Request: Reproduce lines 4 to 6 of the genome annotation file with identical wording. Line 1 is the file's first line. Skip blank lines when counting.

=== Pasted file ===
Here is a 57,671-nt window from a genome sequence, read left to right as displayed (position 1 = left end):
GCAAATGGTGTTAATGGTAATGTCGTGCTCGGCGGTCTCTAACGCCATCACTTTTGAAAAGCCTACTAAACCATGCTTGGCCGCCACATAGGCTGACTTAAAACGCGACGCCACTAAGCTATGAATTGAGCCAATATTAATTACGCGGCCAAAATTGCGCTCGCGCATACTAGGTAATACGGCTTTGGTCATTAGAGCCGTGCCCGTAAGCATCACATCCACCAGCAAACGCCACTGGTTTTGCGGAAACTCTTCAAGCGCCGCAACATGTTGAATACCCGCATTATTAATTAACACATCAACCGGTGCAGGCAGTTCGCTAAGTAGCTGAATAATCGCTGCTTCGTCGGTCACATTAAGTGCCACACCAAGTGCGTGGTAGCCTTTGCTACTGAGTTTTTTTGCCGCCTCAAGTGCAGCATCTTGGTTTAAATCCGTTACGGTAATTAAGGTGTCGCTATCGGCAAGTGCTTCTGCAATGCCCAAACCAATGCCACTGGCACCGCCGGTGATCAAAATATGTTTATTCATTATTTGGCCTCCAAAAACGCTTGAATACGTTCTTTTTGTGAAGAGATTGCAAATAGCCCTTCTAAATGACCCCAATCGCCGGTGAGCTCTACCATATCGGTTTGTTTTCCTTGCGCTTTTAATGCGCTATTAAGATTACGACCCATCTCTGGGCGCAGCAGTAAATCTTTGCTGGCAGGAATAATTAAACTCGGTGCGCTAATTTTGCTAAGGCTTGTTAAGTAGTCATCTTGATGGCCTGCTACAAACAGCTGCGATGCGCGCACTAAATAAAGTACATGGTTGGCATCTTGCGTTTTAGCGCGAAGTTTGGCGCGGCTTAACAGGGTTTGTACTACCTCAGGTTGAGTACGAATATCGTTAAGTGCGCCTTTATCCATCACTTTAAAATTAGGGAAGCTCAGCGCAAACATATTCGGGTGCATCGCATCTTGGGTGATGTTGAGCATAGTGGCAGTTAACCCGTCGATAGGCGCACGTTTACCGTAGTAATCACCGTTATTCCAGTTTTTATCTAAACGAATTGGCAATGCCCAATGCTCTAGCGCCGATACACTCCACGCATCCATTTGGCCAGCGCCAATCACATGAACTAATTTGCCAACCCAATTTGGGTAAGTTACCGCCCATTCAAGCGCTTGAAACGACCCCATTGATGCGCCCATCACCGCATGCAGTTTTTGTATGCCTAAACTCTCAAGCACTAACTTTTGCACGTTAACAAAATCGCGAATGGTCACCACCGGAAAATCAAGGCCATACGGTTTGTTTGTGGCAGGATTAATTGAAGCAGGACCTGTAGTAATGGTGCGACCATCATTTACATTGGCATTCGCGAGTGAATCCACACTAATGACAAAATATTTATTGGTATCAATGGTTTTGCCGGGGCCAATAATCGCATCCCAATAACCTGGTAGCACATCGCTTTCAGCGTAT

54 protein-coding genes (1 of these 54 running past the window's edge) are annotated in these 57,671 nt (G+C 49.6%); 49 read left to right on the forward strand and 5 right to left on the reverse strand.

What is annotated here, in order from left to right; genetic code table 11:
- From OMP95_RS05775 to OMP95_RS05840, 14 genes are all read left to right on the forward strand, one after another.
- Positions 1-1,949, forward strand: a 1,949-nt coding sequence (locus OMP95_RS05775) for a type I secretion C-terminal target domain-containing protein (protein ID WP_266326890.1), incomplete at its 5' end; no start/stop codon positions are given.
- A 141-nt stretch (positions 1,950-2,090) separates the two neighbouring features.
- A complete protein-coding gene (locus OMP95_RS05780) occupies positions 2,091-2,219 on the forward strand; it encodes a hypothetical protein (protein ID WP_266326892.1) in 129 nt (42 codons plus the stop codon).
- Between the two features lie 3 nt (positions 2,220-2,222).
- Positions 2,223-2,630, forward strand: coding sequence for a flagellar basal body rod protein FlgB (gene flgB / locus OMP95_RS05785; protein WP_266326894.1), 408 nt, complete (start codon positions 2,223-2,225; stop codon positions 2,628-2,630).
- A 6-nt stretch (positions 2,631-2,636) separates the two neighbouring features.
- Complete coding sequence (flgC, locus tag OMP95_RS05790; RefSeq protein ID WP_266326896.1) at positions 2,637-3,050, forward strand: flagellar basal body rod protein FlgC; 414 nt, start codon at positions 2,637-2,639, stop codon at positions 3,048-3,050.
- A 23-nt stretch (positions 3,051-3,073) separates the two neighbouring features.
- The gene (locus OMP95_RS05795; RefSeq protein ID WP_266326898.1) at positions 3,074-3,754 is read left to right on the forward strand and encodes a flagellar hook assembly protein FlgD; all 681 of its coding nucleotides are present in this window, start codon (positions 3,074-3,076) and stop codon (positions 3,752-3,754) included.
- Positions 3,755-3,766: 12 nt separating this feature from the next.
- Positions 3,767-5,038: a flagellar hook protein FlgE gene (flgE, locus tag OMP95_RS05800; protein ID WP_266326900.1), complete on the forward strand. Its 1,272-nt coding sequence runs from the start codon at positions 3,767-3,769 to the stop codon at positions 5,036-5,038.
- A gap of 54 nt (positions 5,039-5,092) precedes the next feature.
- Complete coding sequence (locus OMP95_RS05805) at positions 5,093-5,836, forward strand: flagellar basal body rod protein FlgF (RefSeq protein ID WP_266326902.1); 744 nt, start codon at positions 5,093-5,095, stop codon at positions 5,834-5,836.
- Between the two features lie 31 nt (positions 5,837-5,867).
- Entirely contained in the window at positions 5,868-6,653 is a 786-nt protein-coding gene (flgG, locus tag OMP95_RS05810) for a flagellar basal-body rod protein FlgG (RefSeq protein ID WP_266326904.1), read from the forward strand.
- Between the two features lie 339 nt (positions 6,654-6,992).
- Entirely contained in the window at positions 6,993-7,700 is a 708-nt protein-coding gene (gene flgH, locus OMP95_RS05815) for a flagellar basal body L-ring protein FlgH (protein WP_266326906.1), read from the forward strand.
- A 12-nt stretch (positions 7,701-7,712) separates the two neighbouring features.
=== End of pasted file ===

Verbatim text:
What is annotated here, in order from left to right; genetic code table 11:
- From OMP95_RS05775 to OMP95_RS05840, 14 genes are all read left to right on the forward strand, one after another.
- Positions 1-1,949, forward strand: a 1,949-nt coding sequence (locus OMP95_RS05775) for a type I secretion C-terminal target domain-containing protein (protein ID WP_266326890.1), incomplete at its 5' end; no start/stop codon positions are given.